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Upheaval Price of Success for St. Louis Rams

Pro football: In less than a month, team has lost head coach, two starting offensive linemen and linebacker.

February 27, 2000|R.B. FALLSTROM | ASSOCIATED PRESS

ST. LOUIS — The celebration was brief for the Super Bowl champions.

It's been less than a month since the St. Louis Rams capped their stunning turnaround with a 23-16 victory over the Tennessee Titans. But since the victory parade, there's been a parade of departing coaches and players.

Out are Dick Vermeil and most of his 60-something staff.

In are new head coach Mike Martz and a younger braintrust.

Gone are two starting offensive linemen and an important pass-rushing linebacker, all victims of the annual Super Bowl raiding parties and a tight salary cap.

So much for continuity.

But it's primarily business as usual.

"Really, there's fewer changes this year than last year," Martz said. "It's just normal. You look at Green Bay and Denver, it's all relative."

Vermeil used to note that teams usually turn over about 19-20 players from each year, particularly since free agency arrived in 1993.

Martz agrees.

"That's the NFL," Martz said. "Nothing's any different from the past."

Still, the Rams already have lost three players who had key roles in the Super Bowl run.

Right tackle Fred Miller signed with the Titans, replacing Tennessee's own free-agent defector, Jon Runyan. The Arizona Cardinals outbid them for center Mike Gruttadauria an offer he couldn't refuse and linebacker Charlie Clemons, a pass-rushing specialist, signed a four-year, $6 million deal with the Saints.

Another backup, defensive end Jay Williams, got $4.3 million over three years from the Panthers.

But the Rams think they have the depth to replacing them and foresee no glaring needs entering next season.

"We don't have to go out and sign a free agent to start for us someplace," general manager Charley Armey said. "We don't have that problem, and that's a major problem. You're counting on a guy and you pay top dollar for him and you think he's going to be good, but you don't know."

The Rams filled the offensive line vacancies from within.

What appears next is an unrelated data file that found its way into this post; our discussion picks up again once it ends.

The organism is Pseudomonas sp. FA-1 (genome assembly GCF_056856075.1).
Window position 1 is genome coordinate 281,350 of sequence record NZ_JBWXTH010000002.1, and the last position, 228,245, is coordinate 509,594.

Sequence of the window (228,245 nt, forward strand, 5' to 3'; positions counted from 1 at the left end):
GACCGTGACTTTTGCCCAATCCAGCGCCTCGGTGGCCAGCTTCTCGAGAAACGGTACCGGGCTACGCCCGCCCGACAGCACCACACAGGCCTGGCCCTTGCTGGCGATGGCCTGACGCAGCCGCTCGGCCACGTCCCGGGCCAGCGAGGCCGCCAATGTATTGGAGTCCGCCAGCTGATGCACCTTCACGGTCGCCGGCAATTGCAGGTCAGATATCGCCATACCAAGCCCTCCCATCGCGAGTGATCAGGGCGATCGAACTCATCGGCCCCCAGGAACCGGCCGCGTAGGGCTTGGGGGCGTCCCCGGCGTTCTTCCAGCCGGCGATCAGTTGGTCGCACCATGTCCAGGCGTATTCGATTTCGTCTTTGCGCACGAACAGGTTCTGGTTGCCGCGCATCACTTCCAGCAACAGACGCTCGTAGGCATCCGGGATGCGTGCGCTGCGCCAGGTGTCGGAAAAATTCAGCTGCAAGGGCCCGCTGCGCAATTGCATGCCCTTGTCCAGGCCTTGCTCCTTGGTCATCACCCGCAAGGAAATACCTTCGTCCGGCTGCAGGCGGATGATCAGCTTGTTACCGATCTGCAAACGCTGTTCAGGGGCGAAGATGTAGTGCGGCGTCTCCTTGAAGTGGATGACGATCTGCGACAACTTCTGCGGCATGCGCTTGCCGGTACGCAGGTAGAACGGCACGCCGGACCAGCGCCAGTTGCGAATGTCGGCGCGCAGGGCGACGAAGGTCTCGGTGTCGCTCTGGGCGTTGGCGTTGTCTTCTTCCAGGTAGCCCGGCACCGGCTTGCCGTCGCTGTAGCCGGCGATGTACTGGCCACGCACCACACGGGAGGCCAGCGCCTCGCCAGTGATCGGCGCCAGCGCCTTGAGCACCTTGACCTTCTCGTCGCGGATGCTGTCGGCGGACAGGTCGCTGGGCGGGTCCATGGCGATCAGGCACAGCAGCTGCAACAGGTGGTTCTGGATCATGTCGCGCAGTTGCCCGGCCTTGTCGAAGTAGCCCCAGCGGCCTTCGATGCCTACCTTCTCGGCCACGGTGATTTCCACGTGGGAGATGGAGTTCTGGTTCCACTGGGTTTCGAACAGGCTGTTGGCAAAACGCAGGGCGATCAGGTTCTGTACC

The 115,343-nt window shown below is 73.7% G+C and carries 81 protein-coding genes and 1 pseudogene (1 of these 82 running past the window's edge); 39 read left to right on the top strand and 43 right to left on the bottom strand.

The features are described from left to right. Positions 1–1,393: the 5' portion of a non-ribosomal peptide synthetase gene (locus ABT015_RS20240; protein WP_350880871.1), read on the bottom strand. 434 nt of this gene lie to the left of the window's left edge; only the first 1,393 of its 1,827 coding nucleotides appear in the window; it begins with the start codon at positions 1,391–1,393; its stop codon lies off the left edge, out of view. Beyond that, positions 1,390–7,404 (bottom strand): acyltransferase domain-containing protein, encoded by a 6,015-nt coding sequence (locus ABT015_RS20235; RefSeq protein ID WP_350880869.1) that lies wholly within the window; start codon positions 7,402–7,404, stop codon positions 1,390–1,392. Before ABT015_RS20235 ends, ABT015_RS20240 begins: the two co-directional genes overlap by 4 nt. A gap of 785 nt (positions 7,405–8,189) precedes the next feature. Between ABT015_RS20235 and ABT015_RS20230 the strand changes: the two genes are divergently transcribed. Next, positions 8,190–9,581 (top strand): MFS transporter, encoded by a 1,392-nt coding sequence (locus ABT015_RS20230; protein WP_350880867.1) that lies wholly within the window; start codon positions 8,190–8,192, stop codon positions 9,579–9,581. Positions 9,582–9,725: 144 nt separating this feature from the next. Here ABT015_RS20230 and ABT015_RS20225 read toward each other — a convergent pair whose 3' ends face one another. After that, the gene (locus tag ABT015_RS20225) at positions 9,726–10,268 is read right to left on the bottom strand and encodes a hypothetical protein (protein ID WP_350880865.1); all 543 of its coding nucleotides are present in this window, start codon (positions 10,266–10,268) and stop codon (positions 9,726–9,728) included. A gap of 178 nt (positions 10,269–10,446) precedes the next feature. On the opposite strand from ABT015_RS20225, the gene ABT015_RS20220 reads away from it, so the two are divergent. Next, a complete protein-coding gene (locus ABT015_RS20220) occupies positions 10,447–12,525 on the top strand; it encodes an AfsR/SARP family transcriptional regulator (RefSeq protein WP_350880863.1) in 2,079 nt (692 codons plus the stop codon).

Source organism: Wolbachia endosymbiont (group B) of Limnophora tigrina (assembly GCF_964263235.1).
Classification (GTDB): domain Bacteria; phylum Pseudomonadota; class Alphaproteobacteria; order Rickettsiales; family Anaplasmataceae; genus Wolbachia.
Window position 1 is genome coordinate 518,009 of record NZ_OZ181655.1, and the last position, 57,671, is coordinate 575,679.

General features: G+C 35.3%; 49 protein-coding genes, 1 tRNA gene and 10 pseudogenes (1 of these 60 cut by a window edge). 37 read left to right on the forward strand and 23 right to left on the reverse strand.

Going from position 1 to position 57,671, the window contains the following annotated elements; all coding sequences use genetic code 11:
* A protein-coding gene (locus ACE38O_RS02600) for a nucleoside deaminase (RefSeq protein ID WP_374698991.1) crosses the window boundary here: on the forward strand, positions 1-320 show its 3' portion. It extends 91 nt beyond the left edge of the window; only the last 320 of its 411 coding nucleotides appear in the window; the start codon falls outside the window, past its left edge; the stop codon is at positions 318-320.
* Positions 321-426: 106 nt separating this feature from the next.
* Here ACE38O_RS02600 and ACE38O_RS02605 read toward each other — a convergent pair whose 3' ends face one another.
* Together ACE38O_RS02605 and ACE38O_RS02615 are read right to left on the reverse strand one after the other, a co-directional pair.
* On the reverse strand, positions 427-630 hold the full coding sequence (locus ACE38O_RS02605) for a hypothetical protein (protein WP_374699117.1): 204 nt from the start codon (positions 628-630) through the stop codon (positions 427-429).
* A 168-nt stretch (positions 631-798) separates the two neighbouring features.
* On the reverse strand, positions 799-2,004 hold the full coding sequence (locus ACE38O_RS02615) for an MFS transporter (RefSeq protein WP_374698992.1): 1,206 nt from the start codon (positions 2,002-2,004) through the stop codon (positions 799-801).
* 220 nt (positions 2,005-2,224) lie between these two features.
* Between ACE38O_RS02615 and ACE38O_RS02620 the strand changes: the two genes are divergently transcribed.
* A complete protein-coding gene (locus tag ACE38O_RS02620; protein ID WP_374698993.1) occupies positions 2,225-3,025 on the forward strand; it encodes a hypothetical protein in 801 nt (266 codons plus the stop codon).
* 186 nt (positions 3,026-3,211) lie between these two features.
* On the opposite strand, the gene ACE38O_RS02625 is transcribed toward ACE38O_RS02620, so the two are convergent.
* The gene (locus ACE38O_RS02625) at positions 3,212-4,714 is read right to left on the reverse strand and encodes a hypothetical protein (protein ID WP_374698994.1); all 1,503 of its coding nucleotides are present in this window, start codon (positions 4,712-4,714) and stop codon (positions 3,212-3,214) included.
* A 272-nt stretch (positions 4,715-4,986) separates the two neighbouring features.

They matched the Miami Dolphins' four-year, $8.25 million offer sheet for backup offensive lineman Ryan Tucker. Another backup, Andy McCollum, got a three-year, $3.4 million deal to be the starting center. They'll likely plug in Leonard Little, a third-round pick in 1998, at Clemons' old spot.

"You can't keep everybody," Armey said. "The salary cap won't allow that. But I couldn't be happier, coming off a Super Bowl championship being able to solve most of the problems from within our organization."

Armey, promoted from personnel director the same week Vermeil resigned, said he anticipated almost everything that's happened. He's already anticipating next year's potential problems.

The only surprise was the Dolphins' pricey offer for the seldom-used Tucker, whose career has been hindered by a college knee injury and a neck injury. The Rams believe he'll eventually be better than Miller because of his athletic ability, but they didn't know anyone else had a similar assessment.

The Rams' basic strategy heading into the offseason was to lock up their core players. That is mostly done.

Now that Tucker and McCollum are signed, the entire offensive line, including Pro Bowlers Orlando Pace and Adam Timmerman, is under contract for three years. The team made cornerback Todd Lyght a transition player while continuing to negotiate a long-term contract.

The NFL's offensive player of the year, Marshall Faulk, has six years to go on a $45 million deal. The team plans to negotiate long-term contracts with wide receiver Isaac Bruce and defensive end Kevin Carter, both entering the final years of their deals.

One financial problem could be quarterback.

Trent Green, whose knee injury gave Kurt Warner his chance, is entering the second year of a four-year, $16.5 million deal as an expensive backup behind league MVP Kurt Warner. The Rams are obligated to pay Warner only about $350,000 because he's a restricted rights free agent, but they'll likely pay him $1 million or more this year.

Not that it's a worry.

Martz, the Redskins' quarterbacks coach when Green enjoyed his breakout season in 1998, would like to keep both next year. Hindering a Green trade is a salary cap hit of about $3 million that the Rams would have to absorb.

Armey said there's plenty of time to sort that out.

Martz said on the day he was hired that he wanted to keep the staff intact.

But that didn't happen.

John Bunting, who had been co-defensive coordinator, was fired after Martz decided to give the coordinator job to Peter Guinta. Vermeil aides Mike White, who had been assistant head coach, and Lynn Styles, who had been a team vice president as well as tight ends coach, were no longer needed.

Frank Gansz resigned, ostensibly because he wanted to spend more time with his family. But on Thursday he was hired by the Jaguars.

Martz also moved Wilbert Montgomery from running backs coach to tight ends, hired former Redskins running backs coach Bobby Jackson to fill Montgomery's old spot and plugged in Larry Pasquale for special teams.

"I'll be blunt with you, usually it's the head coaches' prerogative when he comes in to let them all go and bring in whoever he wants," Martz said. "But that's not what we did.

"There were a couple of changes and those things just happen. But nothing out of the ordinary. Things are going very well."

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